These will include:
- 'Front line' nursing and clinical care staff in secondary care settings involved in infection control and the treatment of burn patients.
- Clinical microbiologists based in secondary care settings with responsibility for infection diagnosis.
- Infection control teams responsible for monitoring and preventing hospital acquired infections.
- Academics and other scientists seeking to understand the pathogenesis of wound infections, and undertaking translational research.
There is also significant potential to adapt and exploit the novel technology as a platform technology for critical colonisation detection (infection) in other acute and chronic wounds.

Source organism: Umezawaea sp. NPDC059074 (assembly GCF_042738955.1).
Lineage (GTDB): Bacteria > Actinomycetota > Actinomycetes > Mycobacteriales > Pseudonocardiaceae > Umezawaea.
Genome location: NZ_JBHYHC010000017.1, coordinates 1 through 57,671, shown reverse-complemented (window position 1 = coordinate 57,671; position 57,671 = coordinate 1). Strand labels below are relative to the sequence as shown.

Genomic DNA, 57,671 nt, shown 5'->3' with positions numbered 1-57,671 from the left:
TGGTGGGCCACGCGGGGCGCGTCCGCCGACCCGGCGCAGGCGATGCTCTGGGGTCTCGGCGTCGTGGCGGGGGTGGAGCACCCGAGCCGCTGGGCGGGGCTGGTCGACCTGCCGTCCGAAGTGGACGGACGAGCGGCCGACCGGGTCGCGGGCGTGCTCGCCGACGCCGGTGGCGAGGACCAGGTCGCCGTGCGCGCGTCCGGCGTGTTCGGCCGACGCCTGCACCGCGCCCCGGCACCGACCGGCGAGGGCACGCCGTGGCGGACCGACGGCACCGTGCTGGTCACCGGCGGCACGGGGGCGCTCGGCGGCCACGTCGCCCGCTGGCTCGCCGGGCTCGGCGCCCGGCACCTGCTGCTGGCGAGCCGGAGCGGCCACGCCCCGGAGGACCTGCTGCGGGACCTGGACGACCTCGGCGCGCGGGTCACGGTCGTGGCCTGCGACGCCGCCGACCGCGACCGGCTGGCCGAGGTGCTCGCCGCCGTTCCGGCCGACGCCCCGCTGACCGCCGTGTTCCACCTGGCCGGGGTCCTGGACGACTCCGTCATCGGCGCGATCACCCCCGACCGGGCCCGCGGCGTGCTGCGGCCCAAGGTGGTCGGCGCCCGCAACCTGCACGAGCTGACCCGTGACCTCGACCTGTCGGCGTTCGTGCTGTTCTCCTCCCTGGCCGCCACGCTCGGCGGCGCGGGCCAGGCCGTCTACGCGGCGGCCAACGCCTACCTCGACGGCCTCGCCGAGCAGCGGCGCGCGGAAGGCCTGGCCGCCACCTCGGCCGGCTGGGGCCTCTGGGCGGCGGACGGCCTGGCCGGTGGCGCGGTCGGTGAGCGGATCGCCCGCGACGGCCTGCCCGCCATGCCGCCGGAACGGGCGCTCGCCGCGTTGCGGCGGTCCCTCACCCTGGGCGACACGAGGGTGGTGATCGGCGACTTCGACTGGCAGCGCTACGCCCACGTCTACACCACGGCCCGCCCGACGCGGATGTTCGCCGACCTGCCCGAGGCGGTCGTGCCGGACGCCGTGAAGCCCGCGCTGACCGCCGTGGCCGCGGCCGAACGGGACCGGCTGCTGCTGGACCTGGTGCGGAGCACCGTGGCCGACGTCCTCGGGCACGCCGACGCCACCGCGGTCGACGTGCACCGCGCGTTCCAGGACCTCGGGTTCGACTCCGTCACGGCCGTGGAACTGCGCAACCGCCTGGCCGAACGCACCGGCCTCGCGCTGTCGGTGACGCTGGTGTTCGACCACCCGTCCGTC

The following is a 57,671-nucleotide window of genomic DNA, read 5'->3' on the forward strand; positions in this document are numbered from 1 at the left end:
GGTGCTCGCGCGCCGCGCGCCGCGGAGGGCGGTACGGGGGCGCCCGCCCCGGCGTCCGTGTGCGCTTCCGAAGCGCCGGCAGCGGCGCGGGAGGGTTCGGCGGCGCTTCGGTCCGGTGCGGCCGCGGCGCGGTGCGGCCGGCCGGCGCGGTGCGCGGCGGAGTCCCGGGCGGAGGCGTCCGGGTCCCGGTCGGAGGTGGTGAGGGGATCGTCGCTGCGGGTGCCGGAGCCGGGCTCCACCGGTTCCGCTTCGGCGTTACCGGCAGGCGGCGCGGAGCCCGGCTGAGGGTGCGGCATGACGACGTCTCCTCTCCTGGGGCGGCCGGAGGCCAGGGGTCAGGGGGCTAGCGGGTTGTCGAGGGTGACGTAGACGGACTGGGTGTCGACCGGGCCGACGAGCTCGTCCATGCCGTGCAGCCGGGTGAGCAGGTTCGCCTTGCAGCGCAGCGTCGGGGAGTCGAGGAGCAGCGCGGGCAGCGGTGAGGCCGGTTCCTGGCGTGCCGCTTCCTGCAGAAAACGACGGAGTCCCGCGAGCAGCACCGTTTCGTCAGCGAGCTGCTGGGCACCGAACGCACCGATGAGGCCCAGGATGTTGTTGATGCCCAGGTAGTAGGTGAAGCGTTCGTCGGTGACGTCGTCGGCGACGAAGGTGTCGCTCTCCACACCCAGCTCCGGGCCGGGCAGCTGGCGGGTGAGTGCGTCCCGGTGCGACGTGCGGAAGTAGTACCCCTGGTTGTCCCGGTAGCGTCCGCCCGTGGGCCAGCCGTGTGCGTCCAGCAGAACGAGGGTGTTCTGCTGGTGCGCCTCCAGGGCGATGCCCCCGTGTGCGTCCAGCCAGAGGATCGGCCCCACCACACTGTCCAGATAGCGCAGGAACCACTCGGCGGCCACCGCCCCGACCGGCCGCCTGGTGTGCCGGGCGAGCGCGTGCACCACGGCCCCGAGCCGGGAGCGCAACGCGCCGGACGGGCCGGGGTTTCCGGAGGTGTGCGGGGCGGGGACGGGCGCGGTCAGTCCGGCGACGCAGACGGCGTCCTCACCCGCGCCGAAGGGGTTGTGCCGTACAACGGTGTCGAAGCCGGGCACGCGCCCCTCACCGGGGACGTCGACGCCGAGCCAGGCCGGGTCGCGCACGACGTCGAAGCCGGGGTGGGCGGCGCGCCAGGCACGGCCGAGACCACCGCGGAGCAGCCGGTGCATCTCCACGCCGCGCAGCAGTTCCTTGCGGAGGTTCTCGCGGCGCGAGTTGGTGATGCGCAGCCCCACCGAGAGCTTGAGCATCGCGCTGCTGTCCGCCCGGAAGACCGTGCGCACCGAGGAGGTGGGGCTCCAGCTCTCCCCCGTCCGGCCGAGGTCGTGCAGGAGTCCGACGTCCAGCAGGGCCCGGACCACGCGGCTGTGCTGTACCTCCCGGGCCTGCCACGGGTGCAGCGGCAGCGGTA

Infected with Staphylococcus aureus or Pseudomonas aeruginosa.
The project team aims to create a wound dressing that provides an early indication of infection (illustrated in the figures below) at point of care (PoC). This would significantly enhance clinical decision-making - with the capability to rapidly distinguish the bacterial Clinical Colonisation Threshold (TREAT) from sub-clinical colonisation (DON'T TREAT).